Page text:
The shipping form includes a set of shipping fields for storing shipping data/information. The shipping data includes buyer and seller identification, an origination address, a destination address, shipping weight, shipping quantity, shipping volume, delivery time, a consummation event, a bidding-period, as well as other information customarily associated with shipping goods. The consummation event is a predetermined contract event which defines with certainty when the portal 202 can collect an auction services fee for providing auction services to the buyer 206 and seller 204. Since the portal 202 stores the consummation event locally and arranges shipping, the portal 202 need not contact the buyer 206 and seller 204 to determine when to invoice the fee. The bidding-period is a predetermined window of time during which either the seller 204 or buyer 206 must have the goods shipped. The bidding-period may even be as short as 24 to 48 hours.
 The portal 202, in step 308, populates the fields in the shipping form with information provided by the buyer and seller. In step 310, the portal 202 displays a predetermined set of shipping information on an internet exchange portal website. In an alternate embodiment, the portal 202 sorts through a set of shipments scheduled between any number of sellers and buyers. The portal 202 then groups shipments within the set by a common seller, a common buyer, a common origination location, a common destination location, a common delivery time, as well as other common shipping information within the set of shipments. Grouping by the portal 202 can further increase logistical and economic efficiencies of the internet exchange auction.
 In step 312, the shippers 208, 210, 212 and shipping broker 214 access the shipping information on the portal website over lines 220 through 226 respectively. The shippers and broker then submit bids for providing shipping services to the buyer 206 and seller 204, in step 314. Note, some shippers or brokers may chose not to submit a bid.
 In step 316, the portal 202 receives and evaluates each of the bids. Depending upon individual registration agreements between the portal 202, the buyer 206, and the seller 204, the portal 202 may: select one of the bids automatically according to a predetermined set of bid evaluation criteria; forward the bids on to the buyer 206 and the seller 204 so that the buyer 206 and seller 204 can directly select one of the bids; or follow some other procedure known to those skilled in the art.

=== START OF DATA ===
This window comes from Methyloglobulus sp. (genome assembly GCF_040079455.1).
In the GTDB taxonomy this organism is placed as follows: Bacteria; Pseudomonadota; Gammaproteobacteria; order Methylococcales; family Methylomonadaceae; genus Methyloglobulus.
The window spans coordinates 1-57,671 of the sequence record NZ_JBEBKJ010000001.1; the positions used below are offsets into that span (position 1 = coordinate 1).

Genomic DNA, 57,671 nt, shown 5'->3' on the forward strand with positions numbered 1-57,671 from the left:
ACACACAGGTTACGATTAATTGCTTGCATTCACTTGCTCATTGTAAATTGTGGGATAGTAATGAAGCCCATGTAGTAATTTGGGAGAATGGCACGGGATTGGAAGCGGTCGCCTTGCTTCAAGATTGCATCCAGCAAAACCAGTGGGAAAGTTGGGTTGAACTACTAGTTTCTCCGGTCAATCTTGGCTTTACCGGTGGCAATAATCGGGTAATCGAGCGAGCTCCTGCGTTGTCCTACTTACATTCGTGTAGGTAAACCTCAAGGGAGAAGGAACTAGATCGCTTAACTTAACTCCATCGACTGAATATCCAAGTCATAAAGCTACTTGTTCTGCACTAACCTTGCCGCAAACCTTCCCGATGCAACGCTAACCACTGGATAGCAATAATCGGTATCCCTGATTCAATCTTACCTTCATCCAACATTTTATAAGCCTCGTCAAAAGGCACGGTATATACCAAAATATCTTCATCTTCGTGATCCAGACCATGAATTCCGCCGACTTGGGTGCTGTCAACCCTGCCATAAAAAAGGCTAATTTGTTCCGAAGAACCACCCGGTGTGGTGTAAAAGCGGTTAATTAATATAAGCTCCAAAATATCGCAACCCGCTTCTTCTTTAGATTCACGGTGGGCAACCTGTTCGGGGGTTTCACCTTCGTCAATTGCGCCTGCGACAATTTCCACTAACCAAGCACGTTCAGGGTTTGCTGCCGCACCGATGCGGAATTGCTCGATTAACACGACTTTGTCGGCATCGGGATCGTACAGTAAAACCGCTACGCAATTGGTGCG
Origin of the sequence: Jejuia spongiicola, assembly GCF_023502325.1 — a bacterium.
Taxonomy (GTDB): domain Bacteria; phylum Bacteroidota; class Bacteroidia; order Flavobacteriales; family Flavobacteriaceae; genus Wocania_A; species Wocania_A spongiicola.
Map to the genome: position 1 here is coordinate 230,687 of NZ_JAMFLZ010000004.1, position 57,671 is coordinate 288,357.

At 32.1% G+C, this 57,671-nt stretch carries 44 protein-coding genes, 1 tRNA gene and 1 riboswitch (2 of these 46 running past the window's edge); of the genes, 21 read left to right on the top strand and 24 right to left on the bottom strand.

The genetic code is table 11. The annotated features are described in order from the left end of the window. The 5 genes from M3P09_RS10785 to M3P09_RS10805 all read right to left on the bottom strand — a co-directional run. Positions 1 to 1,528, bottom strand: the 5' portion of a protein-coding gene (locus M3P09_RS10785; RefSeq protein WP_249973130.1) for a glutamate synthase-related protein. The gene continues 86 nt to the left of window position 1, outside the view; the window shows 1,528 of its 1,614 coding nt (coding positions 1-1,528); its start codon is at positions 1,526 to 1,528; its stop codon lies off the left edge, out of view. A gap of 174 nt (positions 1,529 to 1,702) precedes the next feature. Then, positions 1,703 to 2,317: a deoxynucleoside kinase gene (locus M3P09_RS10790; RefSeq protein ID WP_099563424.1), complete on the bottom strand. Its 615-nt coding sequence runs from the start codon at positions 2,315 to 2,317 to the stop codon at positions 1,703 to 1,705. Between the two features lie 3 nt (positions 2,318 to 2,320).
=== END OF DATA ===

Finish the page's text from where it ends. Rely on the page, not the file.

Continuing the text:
The set of bid evaluation criteria can: select a bid with a lowest shipping price; factor in a shipper's on-time delivery performance, volume discounts, and/or prior relationship with either the portal 202, the buyer 206, or the seller 204. Those skilled in the art recognize other bid evaluation criteria which may be given weight by the portal 202. If none of the bids are acceptable, the portal 202 assigns shipping to a predetermined shipper or shipping broker as defined within the registration agreements. In FIG. 2, the second shipper 210 has been selected to provide shipping services. Lines 228 and 230 represent communications between the second shipper 210 and the seller 204 and the buyer 206 related toward actually shipping the goods.
 In step 318, the portal 202 generates an invoice for the auction fee and submits the invoice to either the seller or the buyer upon occurrence of the consummating event. Thus, since the shipping information includes the consummation event, the portal can determine with certainty a date after which the auction fee may be collected. This significantly reduces administrative resources required by the portal 202 for fee collection, and thus gives the portal 202 an opportunity to lower its commissions.
 In an alternate embodiment, the portal 202 renders an individualized hyperlinked logo of the second shipper 210 on the portal webpage which the buyer 206 and seller 204 may select in order to obtain shipment status information.
 In another alternate embodiment of the present invention, the portal 202 auctions a shipper's and shipping broker's unused capacity. Buyers and sellers may then directly bid for the unused capacity over the portal 202. The portal 202 also charges a fee for providing this service.
 While one or more embodiments of the present invention have been described, those skilled in the art will recognize that various modifications may be made. Variations upon and modifications to these embodiments are provided by the present invention, which is limited only by the following claims.
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|U.S. Classification||705/35, 705/37|
|International Classification||G06Q10/08, G06Q30/08, G06Q40/00|
|Cooperative Classification||G06Q30/08, G06Q40/00, G06Q10/08, G06Q40/04|
|European Classification||G06Q10/08, G06Q30/08, G06Q40/00, G06Q40/04|
|Jul 2, 2001||AS||Assignment|
Owner name: HEWLETT-PACKARD COMPANY, COLORADO
Free format text: ASSIGNMENT OF ASSIGNORS INTEREST;ASSIGNOR:ABHYANKER, RAJ;REEL/FRAME:011965/0690
Effective date: 20010209
|Sep 30, 2003||AS||Assignment|
Owner name: HEWLETT-PACKARD DEVELOPMENT COMPANY L.P.,TEXAS
Free format text: ASSIGNMENT OF ASSIGNORS INTEREST;ASSIGNOR:HEWLETT-PACKARD COMPANY;REEL/FRAME:014061/0492
Effective date: 20030926